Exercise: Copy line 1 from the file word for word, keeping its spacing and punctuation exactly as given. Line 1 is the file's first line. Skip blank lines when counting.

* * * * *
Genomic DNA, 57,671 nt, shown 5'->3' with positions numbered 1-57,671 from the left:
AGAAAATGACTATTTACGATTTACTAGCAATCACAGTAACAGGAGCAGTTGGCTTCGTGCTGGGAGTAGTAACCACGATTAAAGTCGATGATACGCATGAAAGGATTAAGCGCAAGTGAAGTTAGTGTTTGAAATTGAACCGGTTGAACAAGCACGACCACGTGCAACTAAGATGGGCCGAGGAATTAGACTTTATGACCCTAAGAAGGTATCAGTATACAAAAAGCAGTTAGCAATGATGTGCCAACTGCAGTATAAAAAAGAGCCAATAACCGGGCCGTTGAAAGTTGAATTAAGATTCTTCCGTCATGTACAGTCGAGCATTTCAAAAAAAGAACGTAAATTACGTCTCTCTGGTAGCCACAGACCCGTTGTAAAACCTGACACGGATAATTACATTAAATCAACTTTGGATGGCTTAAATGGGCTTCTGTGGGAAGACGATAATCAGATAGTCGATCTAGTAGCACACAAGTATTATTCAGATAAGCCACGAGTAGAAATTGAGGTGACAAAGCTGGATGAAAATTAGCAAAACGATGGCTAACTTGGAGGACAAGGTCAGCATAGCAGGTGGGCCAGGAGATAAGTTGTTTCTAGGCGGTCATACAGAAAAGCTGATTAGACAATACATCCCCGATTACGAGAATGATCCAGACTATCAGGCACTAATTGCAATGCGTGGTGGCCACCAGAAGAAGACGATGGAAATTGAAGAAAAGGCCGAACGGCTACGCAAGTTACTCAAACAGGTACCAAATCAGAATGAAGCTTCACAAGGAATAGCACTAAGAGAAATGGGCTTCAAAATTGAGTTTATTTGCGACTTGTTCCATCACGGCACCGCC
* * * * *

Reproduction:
Genomic DNA, 57,671 nt, shown 5'->3' with positions numbered 1-57,671 from the left: